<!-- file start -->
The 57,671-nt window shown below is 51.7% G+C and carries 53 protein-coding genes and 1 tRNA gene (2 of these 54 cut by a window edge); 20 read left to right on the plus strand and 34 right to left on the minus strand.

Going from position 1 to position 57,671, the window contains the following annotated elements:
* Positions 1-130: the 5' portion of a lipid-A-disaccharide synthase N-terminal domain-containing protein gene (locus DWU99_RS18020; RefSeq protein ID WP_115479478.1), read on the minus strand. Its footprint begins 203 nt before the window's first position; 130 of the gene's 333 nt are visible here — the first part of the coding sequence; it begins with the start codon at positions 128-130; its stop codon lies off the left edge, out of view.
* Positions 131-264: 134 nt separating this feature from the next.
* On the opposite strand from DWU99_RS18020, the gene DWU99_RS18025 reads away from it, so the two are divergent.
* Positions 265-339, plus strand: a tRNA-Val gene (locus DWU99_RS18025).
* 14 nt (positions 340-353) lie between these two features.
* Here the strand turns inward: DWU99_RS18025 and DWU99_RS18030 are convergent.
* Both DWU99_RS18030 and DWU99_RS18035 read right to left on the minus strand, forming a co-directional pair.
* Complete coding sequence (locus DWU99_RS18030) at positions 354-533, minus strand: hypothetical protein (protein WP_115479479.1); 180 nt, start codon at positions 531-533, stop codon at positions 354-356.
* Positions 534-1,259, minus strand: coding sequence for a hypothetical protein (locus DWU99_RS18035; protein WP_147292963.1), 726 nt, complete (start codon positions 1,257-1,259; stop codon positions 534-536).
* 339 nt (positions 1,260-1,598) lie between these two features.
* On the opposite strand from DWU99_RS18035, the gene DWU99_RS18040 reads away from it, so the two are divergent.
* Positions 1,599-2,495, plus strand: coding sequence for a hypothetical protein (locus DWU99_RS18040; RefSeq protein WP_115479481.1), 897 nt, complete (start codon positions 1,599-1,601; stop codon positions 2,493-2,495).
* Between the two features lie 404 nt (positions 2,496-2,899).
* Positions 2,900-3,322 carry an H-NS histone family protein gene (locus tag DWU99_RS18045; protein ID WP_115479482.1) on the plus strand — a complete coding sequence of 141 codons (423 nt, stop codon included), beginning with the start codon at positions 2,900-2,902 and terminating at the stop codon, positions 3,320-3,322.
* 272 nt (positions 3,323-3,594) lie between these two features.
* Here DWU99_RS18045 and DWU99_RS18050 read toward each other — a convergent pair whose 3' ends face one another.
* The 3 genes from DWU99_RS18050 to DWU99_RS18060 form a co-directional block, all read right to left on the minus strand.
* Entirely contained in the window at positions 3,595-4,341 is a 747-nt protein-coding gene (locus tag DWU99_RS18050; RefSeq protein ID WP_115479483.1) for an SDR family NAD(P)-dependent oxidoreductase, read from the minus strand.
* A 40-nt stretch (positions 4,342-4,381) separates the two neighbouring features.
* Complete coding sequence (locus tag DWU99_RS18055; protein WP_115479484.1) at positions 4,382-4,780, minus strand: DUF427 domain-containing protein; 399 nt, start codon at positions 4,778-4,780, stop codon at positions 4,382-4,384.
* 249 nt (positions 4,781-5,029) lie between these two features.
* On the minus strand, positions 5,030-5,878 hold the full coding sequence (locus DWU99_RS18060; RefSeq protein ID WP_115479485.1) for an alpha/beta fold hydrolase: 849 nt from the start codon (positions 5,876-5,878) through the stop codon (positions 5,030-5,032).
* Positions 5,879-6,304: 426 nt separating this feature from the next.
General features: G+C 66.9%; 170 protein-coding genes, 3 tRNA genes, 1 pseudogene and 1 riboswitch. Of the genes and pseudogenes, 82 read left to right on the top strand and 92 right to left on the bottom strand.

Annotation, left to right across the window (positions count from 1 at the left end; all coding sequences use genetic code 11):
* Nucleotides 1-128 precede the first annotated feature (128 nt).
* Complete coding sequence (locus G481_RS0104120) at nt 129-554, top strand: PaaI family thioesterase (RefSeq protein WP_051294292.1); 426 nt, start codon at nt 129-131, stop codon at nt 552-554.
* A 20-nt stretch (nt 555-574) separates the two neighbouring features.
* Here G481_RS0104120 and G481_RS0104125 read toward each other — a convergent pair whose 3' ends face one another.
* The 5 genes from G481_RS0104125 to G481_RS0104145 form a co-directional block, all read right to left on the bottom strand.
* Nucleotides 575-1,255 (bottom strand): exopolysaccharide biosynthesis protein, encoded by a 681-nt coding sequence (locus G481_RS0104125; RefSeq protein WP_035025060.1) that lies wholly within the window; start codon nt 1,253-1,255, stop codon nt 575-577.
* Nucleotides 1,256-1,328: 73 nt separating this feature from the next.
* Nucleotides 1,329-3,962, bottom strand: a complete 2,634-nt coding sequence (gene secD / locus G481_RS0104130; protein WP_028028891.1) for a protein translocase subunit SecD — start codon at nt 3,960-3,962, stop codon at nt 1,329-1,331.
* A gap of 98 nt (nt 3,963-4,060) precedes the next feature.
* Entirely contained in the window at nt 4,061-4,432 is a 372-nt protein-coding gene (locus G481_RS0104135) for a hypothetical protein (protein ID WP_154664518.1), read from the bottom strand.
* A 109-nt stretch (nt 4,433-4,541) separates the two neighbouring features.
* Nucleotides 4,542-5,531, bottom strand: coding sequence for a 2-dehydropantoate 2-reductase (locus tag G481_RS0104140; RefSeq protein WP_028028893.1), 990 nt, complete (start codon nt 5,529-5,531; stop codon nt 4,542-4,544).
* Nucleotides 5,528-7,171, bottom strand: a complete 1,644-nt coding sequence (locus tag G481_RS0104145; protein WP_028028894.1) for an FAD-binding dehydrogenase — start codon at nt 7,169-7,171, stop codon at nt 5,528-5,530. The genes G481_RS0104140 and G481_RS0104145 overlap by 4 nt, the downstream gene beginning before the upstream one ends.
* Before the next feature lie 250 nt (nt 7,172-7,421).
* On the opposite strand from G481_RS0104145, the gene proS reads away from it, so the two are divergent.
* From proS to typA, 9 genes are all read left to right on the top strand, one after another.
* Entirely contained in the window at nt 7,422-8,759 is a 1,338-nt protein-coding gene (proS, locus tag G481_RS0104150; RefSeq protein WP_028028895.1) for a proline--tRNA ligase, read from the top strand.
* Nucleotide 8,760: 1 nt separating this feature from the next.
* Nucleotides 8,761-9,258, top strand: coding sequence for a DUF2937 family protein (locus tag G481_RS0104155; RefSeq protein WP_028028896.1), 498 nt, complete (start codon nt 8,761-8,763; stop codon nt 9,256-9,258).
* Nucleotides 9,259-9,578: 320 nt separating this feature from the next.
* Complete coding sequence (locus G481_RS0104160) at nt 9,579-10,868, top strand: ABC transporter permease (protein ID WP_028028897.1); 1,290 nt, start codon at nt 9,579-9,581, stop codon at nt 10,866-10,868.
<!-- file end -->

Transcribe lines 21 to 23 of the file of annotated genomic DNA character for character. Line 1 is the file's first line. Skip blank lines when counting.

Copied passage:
* A 40-nt stretch (positions 4,342-4,381) separates the two neighbouring features.
* Complete coding sequence (locus tag DWU99_RS18055; protein WP_115479484.1) at positions 4,382-4,780, minus strand: DUF427 domain-containing protein; 399 nt, start codon at positions 4,778-4,780, stop codon at positions 4,382-4,384.
* 249 nt (positions 4,781-5,029) lie between these two features.